A target to reduce smoking in some of the poorest areas across the North-east has been missed.
Almost 6,000 adults in the region were recorded as attempting to stop smoking last year via NHS Grampian services.
Of these 3,548 (60%) lived in a postcode area eligible to count towards the target.
But reports from the health board reveal a total of just 811 adults in the target areas stopped smoking for more than three months – 15% short of the Scottish Government target set for the region.
The figure puts NHS Grampian trailing behind other health boards in the country, with Greater Glasgow and Clyde beating their Government-set target by 42%.
The NHS performance and quality report said: “In 2015/16 a total of 5,959 adults were recorded as attempting to stop smoking through one of these services. Of these 3,548 (60%) lived in a postcode area eligible to count towards the target.
“A total of 811 adults who successfully reported stopping smoking at 12-week follow-up were eligible to count against the target, representing 85% of the target.
“An additional 162 smokers were known to have also successfully stopped smoking at 12 weeks, but could not be included in the online recording system due to a peculiarity in the recording system design.”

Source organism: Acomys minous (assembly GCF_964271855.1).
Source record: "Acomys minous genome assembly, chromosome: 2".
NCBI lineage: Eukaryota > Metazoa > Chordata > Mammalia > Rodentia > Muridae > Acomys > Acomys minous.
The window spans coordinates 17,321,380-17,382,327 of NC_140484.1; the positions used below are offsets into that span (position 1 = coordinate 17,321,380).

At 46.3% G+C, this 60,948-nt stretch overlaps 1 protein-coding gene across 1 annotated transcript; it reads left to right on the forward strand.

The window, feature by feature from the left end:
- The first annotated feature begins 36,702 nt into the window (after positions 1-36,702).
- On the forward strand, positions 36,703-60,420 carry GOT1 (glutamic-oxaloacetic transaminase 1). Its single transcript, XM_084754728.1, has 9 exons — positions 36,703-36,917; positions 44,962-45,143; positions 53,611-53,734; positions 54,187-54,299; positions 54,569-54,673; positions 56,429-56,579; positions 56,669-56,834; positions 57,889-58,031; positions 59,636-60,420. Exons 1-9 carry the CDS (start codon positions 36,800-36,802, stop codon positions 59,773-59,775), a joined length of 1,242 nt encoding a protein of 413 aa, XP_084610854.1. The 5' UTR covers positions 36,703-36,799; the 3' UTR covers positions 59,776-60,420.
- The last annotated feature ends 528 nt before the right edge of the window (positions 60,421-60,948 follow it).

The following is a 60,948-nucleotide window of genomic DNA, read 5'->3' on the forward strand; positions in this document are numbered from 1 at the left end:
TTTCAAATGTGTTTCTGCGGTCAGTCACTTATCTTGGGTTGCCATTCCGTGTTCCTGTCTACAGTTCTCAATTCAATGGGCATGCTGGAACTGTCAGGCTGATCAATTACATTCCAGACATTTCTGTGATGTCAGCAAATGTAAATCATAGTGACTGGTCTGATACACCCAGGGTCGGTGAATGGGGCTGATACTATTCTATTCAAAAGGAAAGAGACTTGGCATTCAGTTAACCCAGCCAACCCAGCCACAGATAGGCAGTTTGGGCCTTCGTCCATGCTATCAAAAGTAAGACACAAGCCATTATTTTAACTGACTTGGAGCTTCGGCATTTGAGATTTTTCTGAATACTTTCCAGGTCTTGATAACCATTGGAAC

The quit smoking target for NHS Grampian has now been increased by 20% to 1,145 for 2016/17.
Chris Littlejohn, NHS Grampian Consultant in Public Health, said: “Speaking generally, the target for the next year is ambitious but one we are confident of reaching. There are around 100,000 smokers in Grampian – quitting remains the single most important thing they can do for their health.”
NHS Grampian is now looking at a potential partnership with e-cigarette retailers in a bid to improve the effect of quit smoking services.
“E-cigarettes have increased in popularity in recent years. With this in mind we visited a number of retailers to learn more about the products and understand why people are choosing to ‘vape’.
“We also wanted to explore whether retailers might help by providing information about smoking cessation services.”